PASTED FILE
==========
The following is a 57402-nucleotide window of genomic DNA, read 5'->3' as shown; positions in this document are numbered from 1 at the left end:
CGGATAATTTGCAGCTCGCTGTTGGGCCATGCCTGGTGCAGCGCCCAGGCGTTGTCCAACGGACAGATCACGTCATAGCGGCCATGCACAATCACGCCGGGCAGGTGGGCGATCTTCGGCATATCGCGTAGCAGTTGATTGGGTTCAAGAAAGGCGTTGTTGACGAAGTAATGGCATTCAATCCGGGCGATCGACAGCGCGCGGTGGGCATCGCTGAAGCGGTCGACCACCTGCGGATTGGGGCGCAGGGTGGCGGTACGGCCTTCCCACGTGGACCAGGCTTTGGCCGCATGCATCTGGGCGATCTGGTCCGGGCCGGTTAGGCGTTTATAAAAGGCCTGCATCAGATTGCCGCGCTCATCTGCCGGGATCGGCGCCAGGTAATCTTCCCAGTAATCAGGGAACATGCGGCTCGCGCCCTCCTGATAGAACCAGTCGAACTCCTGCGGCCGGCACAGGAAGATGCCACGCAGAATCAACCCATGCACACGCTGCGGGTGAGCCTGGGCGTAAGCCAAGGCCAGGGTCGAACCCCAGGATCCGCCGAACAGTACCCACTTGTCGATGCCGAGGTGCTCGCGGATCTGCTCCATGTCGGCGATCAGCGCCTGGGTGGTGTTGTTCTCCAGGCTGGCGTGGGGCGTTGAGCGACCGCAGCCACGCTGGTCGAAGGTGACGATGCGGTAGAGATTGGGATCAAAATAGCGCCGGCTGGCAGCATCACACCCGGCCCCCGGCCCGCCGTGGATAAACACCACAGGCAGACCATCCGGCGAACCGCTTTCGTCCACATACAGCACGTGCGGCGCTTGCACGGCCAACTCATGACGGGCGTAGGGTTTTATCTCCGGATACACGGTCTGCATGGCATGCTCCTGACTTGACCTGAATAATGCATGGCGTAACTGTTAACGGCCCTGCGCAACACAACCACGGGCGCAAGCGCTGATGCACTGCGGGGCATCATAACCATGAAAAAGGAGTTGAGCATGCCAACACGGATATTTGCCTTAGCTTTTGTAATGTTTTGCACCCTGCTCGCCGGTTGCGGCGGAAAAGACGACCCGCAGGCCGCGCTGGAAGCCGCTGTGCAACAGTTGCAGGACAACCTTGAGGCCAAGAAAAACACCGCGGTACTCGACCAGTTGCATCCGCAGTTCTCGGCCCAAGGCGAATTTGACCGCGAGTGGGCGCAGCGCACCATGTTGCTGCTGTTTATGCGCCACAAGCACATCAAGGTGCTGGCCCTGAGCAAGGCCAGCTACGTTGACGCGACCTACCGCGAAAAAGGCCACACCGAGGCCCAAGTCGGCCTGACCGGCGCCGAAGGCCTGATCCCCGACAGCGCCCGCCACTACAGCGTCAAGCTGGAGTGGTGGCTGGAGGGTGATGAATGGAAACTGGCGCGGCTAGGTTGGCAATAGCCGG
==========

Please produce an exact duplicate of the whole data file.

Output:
The following is a 57402-nucleotide window of genomic DNA, read 5'->3' as shown; positions in this document are numbered from 1 at the left end:
CGGATAATTTGCAGCTCGCTGTTGGGCCATGCCTGGTGCAGCGCCCAGGCGTTGTCCAACGGACAGATCACGTCATAGCGGCCATGCACAATCACGCCGGGCAGGTGGGCGATCTTCGGCATATCGCGTAGCAGTTGATTGGGTTCAAGAAAGGCGTTGTTGACGAAGTAATGGCATTCAATCCGGGCGATCGACAGCGCGCGGTGGGCATCGCTGAAGCGGTCGACCACCTGCGGATTGGGGCGCAGGGTGGCGGTACGGCCTTCCCACGTGGACCAGGCTTTGGCCGCATGCATCTGGGCGATCTGGTCCGGGCCGGTTAGGCGTTTATAAAAGGCCTGCATCAGATTGCCGCGCTCATCTGCCGGGATCGGCGCCAGGTAATCTTCCCAGTAATCAGGGAACATGCGGCTCGCGCCCTCCTGATAGAACCAGTCGAACTCCTGCGGCCGGCACAGGAAGATGCCACGCAGAATCAACCCATGCACACGCTGCGGGTGAGCCTGGGCGTAAGCCAAGGCCAGGGTCGAACCCCAGGATCCGCCGAACAGTACCCACTTGTCGATGCCGAGGTGCTCGCGGATCTGCTCCATGTCGGCGATCAGCGCCTGGGTGGTGTTGTTCTCCAGGCTGGCGTGGGGCGTTGAGCGACCGCAGCCACGCTGGTCGAAGGTGACGATGCGGTAGAGATTGGGATCAAAATAGCGCCGGCTGGCAGCATCACACCCGGCCCCCGGCCCGCCGTGGATAAACACCACAGGCAGACCATCCGGCGAACCGCTTTCGTCCACATACAGCACGTGCGGCGCTTGCACGGCCAACTCATGACGGGCGTAGGGTTTTATCTCCGGATACACGGTCTGCATGGCATGCTCCTGACTTGACCTGAATAATGCATGGCGTAACTGTTAACGGCCCTGCGCAACACAACCACGGGCGCAAGCGCTGATGCACTGCGGGGCATCATAACCATGAAAAAGGAGTTGAGCATGCCAACACGGATATTTGCCTTAGCTTTTGTAATGTTTTGCACCCTGCTCGCCGGTTGCGGCGGAAAAGACGACCCGCAGGCCGCGCTGGAAGCCGCTGTGCAACAGTTGCAGGACAACCTTGAGGCCAAGAAAAACACCGCGGTACTCGACCAGTTGCATCCGCAGTTCTCGGCCCAAGGCGAATTTGACCGCGAGTGGGCGCAGCGCACCATGTTGCTGCTGTTTATGCGCCACAAGCACATCAAGGTGCTGGCCCTGAGCAAGGCCAGCTACGTTGACGCGACCTACCGCGAAAAAGGCCACACCGAGGCCCAAGTCGGCCTGACCGGCGCCGAAGGCCTGATCCCCGACAGCGCCCGCCACTACAGCGTCAAGCTGGAGTGGTGGCTGGAGGGTGATGAATGGAAACTGGCGCGGCTAGGTTGGCAATAGCCGG